georgep_z
      • Surfing

        I'd go even further: use FireFox for all your browsing; use IE to update Windows -- and nothing else. And no Outlook/Outlook Express. Period.
        JDThompson
        • You can even update windows with a FF plugin

          You need to download:
          http://forum.moztw.org//files/ie_tab_plugin_105.xpi
          http://forum.moztw.org/files/ieview__050825__c_995.xpi

          And add update.microsoft.com to the always use list.
          Another_z
      • most tech's agree

        In the modern age it is important to stay open minded and change whith what will protect you best for now that is FF tomarrow who knows maybe ie maybe not. but for sure security and sanity are high on the lists of products end users want. simple and secure is the aim of firefox let's hope they achive both.
        IceTheNet@...
      • Avoiding return visits.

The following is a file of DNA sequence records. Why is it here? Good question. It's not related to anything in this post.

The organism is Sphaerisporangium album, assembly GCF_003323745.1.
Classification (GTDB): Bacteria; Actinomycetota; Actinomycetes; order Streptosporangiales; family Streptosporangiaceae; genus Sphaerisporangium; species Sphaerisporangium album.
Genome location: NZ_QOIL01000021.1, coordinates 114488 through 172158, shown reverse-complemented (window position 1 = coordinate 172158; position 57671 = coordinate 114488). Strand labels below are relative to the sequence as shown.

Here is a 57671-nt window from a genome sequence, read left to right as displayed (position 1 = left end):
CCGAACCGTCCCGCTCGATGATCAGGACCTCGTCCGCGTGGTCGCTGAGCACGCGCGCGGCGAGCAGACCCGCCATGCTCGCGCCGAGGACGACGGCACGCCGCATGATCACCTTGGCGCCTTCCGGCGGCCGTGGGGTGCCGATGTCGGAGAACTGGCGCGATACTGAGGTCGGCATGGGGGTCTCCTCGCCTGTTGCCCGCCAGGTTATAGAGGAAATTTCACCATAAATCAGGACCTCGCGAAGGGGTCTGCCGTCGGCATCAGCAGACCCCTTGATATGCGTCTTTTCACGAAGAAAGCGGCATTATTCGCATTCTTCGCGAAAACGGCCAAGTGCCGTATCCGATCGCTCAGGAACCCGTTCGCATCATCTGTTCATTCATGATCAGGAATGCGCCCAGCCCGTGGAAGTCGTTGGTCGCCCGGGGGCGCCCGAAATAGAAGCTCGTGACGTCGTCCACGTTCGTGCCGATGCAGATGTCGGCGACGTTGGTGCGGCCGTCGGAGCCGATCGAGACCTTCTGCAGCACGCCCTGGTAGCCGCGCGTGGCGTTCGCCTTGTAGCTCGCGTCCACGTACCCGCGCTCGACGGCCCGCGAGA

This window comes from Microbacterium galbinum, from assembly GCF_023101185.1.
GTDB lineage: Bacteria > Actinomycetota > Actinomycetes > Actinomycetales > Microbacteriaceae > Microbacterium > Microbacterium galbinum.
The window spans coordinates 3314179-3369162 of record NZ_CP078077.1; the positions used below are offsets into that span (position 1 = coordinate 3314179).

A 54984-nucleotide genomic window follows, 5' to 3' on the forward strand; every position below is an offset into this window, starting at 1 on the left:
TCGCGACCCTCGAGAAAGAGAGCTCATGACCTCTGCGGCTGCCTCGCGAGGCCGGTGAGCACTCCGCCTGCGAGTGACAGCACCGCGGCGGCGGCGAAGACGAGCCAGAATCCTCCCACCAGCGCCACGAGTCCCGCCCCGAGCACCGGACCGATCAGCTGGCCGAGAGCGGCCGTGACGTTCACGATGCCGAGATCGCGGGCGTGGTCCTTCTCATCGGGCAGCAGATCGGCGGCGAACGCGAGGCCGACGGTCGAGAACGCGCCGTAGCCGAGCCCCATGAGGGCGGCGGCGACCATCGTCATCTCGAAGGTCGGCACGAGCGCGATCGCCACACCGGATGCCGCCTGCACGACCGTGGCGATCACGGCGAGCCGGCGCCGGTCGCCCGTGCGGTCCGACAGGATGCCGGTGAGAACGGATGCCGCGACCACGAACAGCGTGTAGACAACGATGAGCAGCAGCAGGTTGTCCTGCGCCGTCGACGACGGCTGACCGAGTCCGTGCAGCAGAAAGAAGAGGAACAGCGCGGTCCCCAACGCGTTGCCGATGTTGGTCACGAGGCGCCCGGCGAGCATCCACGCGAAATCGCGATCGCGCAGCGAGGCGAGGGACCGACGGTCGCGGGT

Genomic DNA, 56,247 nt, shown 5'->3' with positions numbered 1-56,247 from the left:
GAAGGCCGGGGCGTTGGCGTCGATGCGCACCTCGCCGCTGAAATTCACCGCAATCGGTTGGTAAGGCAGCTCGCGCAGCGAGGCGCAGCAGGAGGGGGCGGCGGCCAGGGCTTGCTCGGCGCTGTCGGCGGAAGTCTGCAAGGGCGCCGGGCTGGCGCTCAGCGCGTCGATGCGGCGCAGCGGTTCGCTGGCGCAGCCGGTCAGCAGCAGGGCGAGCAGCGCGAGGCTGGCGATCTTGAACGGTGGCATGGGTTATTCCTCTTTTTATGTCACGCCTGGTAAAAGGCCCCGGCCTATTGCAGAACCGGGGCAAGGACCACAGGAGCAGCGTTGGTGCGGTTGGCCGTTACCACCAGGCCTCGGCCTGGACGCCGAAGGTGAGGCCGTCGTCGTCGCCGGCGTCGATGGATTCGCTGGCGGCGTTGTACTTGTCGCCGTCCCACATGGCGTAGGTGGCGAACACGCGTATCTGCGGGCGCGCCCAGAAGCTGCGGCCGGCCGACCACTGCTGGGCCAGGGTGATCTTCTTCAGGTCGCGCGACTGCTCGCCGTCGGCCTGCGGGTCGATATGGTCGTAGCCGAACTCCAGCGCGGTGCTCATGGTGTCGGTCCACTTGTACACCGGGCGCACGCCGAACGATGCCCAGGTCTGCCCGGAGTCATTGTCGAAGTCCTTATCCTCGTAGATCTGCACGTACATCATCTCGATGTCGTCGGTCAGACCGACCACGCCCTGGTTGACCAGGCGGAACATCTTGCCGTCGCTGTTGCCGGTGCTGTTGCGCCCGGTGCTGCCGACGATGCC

Most people haven't heard of FireFox, of course, and those who have are easy enough to warn off.

        Takes 'em a long time to learn how to use IE, and that has a lot fewer features than FireFox. If someone asks, it's possible to add a large range of features to IE, of course, but most people don't ask.

        Windows update is a lot better than FireFox updates, of course. With XP SP2, IE is more secure for the users I know.
        For older pc's, all I can do is put on free, self-updating AV and AS software. Though I do like the blocked sites software, too.

        Microsoft knows the ordinary user pretty well, just how simple the device has to be. Now that they're doing a better job protecting the system, I'm getting fewer calls.

        Sometimes not even having to talk about the computer at all. Which is best.
        Anton Philidor
  • New shoes pinch, eh?

    It's nice to have your head in the clouds, but beware! Others will steal your new shoes quicker than you can say FUBAR...
    FiOS-Dave